Promoting the Reign of God

Reflection on the Fourteenth Sunday in Ordinary Times

by Mimi Darragh

The readings for this Sunday:

Zechariah 9:9-10
Romans 8:9, 11-13
Matthew 11:25-30

“Come to me, all you who labor and are burdened, and I will give you rest. Take my yoke upon you and learn from me, for I am meek and humble of heart; and you will find rest for yourselves. For my yoke is easy, and my burden light.”

We wake up in the morning and the news comes on. There are more deaths in Iraq with no end in sight. In fact Rumsfeld says it may take 12 years to quell the insurgency. This is followed by a story about child soldiers and another one on a shooting in Pittsburgh. Then you get a call about a young child’s death in the parish. The burden of life seems pretty darn heavy. We work to transform ourselves, our families, communities and world. We labor but feel burdened. Suffering and death seem to be winning. Today’s Gospel reading can sound too good to be true or too simplistic to be of any help with today’s problems. But taken together, today’s readings give us some clues on how we can go deeper in this life of faith and what we can learn from Jesus, his life, and his message in order to carry the burdens of this life a little more lightly.

The first reading from Zechariah reminds us again of the promise of the Reign of God. God’s reign is not about worldly power or military might. These have never brought true and lasting peace; they only add to our burdens. But humility and meekness are at the core of God’s reign. The Savior divests himself and his kingdom of the implements of power. We are called to believe in this reign of God and challenged to go deeper in understanding the meaning of true humility: that there is a different kind of power, even true power, in powerlessness.

In Romans, the second reading, Paul says we do this, we are able to go deeper, when we live in the Spirit, when we are conscious that we are living in the Spirit. That is where life is. If we are just living in our “bodies”, in our own egos, in our own “dramas”, our own small selves, we are not really living. We can go deeper in this life of faith by submitting in humility to the life of the Spirit.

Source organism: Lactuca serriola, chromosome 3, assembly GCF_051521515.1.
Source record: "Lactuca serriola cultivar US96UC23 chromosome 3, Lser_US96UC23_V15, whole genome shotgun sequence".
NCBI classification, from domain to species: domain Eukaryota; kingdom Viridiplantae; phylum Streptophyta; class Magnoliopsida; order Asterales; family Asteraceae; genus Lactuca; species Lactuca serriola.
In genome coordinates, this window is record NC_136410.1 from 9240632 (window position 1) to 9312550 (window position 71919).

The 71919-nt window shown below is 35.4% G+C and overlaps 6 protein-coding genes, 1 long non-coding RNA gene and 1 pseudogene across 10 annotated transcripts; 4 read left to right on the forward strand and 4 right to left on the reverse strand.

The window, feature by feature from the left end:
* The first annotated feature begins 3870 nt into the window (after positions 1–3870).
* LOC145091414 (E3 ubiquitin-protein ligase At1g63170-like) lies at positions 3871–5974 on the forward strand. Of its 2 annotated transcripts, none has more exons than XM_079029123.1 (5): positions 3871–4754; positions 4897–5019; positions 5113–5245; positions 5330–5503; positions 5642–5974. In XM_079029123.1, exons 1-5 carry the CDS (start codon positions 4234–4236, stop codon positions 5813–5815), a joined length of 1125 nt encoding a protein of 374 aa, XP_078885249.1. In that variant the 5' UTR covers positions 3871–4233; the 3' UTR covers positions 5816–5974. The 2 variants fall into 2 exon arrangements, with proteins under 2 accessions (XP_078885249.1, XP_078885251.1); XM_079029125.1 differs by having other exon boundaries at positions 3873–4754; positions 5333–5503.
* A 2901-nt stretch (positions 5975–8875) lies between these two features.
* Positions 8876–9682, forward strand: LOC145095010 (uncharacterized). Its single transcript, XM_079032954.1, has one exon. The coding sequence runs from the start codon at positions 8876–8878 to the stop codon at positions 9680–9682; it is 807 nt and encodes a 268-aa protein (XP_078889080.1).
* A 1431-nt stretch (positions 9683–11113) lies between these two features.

And Matthew’s reading gives us a picture of life in the Spirit. The wise of this world will not understand; only the little ones, the meek and humble will be able to see and understand. Little ones understand that they are not God and not in charge of life and death. But we, as little ones, are charged with proclaiming the coming of the kingdom in some way.

The following prayer speaks to this, to acceptance of our small place in the Reign of God and how this acceptance is a way to ease the burden and carry our loads lightly. This prayer for years was attributed to Archbishop Oscar Romero of San Salvador, martyred in March 1980. And it does describe his deep trust in God’s providence and our place in God’s plan. But it actually was written by Bishop Kenneth Untener in 1979 for Cardinal Dearden of Detroit to use in a Memorial Mass for deceased priests.

It helps now and then to step back and take the long view.

The reign of God is not only beyond our efforts.

It is beyond our vision.

We accomplish in our lifetime only a tiny fraction of the magnificent enterprise that is God’s work.

Nothing we do is complete, which is another way of saying the reign of God always lies beyond us.

No statement says all that could be said.

No prayer fully expresses our faith.

No confession brings perfection.

No pastoral visit brings wholeness.

No program accomplishes the church’s mission.

We cannot do everything, but there is a sense of liberation in realizing that because this enables us to do something and to do it well.

It may be incomplete but it is a beginning, a step along the way, an opportunity for God’s grace to enter and to do the rest.

Finally, the responsorial psalm, Psalm 145, from this Sunday’s liturgy reminds us of God’s fidelity, compassion, and loving kindness. In our littleness, our response is “praise for all eternity”.

Questions for reflection: Do we feel burdened because we are doing too much or spreading ourselves too thin? Is there one thing we could concentrate on to promote the Reign of God? What would that be?

Mimi Darragh is a member of the Pittsburgh Area Pax Christi and Parish Social Minister for St. Valentine Parish in Bethel Park.